Understanding the ENTIRE Payment Process for Prescription Drugs
September 8, 2009
The NYC office of the law firm of Hodgson Russ LLP
(Bethany J. Hills, Esq.) hosted a lunchtime Coffee, Croissants and
Mr. Schiffer is a pharmacist and a lawyer who brought together these combined experiences to address the topic. He began by offering an extensive history of the development of the payment process from the perspective of pharmacists, patients and prescription drug manufacturers. He explored the innovation of Pharmacy Benefit Managers, the involvement of the American Society of Automation in Pharmacy and the National Council for Prescription Drug Programs. One of the major turning points in the evolution of payment mechanisms, according to Mr. Schiffer, was the utilization of Third Party Administrators by state pharmacy organizations. The lack of regulation and transparency within the payment systems was highlighted and case studies impacting prescription drug cost were presented. Pricing issues involved with generic .v brand drugs were explored and Mr. Schiffer identified key areas - such as state law regulations, clinical decision making, and FDA bioequivalency decisions - that contribute to added costs.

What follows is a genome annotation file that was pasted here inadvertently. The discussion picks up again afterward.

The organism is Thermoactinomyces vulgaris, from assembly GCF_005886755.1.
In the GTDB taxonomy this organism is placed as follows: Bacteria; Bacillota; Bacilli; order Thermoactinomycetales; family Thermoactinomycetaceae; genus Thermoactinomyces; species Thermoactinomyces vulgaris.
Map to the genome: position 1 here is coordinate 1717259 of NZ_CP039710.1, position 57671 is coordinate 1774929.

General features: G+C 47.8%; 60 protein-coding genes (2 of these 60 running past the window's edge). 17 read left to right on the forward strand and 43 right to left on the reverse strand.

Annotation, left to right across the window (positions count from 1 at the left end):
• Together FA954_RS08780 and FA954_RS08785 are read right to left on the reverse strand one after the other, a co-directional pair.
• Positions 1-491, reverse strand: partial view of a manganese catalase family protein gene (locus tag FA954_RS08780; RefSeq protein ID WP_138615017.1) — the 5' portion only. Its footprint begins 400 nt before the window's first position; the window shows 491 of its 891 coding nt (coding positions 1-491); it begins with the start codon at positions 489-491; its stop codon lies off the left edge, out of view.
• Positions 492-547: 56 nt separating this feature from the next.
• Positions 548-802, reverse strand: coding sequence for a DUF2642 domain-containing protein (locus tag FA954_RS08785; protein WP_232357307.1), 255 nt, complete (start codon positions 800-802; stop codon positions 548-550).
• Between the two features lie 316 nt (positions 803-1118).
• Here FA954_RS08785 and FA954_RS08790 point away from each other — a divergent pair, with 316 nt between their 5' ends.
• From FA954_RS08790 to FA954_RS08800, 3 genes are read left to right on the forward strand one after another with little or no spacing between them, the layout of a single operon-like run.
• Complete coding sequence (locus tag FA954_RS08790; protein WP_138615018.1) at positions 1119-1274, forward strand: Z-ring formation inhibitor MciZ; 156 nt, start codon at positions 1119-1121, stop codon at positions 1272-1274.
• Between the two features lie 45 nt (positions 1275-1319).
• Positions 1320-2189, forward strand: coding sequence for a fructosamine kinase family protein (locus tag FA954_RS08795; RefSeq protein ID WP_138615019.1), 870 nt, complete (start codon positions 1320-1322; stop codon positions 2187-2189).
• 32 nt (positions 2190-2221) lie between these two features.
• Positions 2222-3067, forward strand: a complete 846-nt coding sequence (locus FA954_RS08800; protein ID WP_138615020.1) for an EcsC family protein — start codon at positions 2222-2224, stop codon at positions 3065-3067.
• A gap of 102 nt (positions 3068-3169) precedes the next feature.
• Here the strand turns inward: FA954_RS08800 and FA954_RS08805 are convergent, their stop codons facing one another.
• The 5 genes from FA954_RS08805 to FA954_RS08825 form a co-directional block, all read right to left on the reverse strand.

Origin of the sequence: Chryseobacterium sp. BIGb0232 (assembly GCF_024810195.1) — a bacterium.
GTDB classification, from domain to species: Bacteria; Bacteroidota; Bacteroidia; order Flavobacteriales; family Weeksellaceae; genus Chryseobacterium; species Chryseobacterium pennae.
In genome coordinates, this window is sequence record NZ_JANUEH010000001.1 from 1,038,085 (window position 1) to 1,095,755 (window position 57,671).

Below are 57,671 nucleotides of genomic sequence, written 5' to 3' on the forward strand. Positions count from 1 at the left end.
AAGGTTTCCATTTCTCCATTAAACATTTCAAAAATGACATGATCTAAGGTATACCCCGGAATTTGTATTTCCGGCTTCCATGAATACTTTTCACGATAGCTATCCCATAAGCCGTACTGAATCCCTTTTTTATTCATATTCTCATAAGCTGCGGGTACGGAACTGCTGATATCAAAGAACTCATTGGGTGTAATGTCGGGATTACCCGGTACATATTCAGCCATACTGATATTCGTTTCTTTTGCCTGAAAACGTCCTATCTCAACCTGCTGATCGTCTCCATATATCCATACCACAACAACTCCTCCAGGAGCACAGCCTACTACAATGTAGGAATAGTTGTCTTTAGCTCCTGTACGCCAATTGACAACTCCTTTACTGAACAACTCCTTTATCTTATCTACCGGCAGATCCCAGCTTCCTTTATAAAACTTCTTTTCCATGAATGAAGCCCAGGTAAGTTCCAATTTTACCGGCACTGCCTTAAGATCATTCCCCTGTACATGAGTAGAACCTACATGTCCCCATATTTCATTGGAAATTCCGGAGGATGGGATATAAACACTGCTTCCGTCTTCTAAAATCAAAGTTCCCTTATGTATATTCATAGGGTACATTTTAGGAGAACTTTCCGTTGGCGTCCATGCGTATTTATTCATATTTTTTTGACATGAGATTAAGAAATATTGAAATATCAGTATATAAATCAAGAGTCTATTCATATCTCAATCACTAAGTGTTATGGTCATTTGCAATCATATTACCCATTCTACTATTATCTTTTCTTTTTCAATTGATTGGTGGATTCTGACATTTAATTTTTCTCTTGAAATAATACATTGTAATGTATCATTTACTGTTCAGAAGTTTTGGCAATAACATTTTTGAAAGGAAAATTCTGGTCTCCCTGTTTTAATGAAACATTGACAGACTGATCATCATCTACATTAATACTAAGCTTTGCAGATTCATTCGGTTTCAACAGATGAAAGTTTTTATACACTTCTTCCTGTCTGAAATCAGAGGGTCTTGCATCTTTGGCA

Mr. Burridge, a frequent lecturer to Human Resource organizations and large corporations seeking to curb their prescription drug costs, then walked the audience through a number of shocking "tricks of the trade" in the area of prescription drug pricing. The issue of pricing "spreads" - the difference between the maximum allowable cost permitted by the health insurance plan and the discounted average wholsesale price (AWP) - was discussed with specific examples highlighting the hidden income that may be obtained by pharmacy benefit managers. The issue of transparency and permitting auditing by employers and health insurers was also evaluated. Mr. Burridge presented a number of practical case studies that inspired spirited discussion from the audience.
The questions posed by the audience were prompted by the speakers’ case studies and were answered, debated and discussed by the presenters as well as experts and other participants in the audience.